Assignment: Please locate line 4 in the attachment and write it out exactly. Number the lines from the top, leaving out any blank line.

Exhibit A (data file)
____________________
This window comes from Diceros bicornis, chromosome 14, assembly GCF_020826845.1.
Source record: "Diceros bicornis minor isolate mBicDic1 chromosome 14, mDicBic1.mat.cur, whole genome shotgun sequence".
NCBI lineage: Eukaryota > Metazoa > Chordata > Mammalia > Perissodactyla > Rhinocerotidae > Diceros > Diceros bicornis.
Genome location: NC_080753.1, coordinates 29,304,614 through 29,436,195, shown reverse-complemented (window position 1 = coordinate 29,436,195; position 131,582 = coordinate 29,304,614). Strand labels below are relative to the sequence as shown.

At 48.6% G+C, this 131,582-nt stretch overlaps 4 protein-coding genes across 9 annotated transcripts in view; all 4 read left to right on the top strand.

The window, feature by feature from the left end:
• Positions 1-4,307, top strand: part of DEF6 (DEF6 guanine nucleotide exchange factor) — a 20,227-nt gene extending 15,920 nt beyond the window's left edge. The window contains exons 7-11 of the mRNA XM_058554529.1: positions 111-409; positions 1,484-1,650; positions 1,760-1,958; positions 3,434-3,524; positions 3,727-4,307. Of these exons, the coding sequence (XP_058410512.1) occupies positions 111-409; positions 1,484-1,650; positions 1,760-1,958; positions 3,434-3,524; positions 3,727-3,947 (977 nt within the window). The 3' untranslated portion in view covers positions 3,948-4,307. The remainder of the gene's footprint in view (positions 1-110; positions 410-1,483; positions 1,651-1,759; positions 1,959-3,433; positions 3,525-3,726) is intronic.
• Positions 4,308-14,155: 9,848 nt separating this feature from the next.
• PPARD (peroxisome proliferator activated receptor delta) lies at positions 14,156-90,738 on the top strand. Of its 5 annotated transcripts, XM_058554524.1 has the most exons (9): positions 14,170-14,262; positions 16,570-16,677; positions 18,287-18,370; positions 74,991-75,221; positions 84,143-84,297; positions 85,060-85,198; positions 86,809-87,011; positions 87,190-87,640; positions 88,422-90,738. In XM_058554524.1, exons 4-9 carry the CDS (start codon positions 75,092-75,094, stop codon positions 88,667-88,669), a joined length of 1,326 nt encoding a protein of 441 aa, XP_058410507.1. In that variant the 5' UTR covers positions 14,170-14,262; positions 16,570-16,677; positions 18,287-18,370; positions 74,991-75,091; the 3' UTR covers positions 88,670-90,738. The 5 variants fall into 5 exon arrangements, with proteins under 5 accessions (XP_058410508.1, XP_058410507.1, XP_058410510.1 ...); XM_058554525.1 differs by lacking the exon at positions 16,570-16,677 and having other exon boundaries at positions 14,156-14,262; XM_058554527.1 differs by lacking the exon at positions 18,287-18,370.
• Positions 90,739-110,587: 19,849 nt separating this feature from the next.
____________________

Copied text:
Genome location: NC_080753.1, coordinates 29,304,614 through 29,436,195, shown reverse-complemented (window position 1 = coordinate 29,436,195; position 131,582 = coordinate 29,304,614). Strand labels below are relative to the sequence as shown.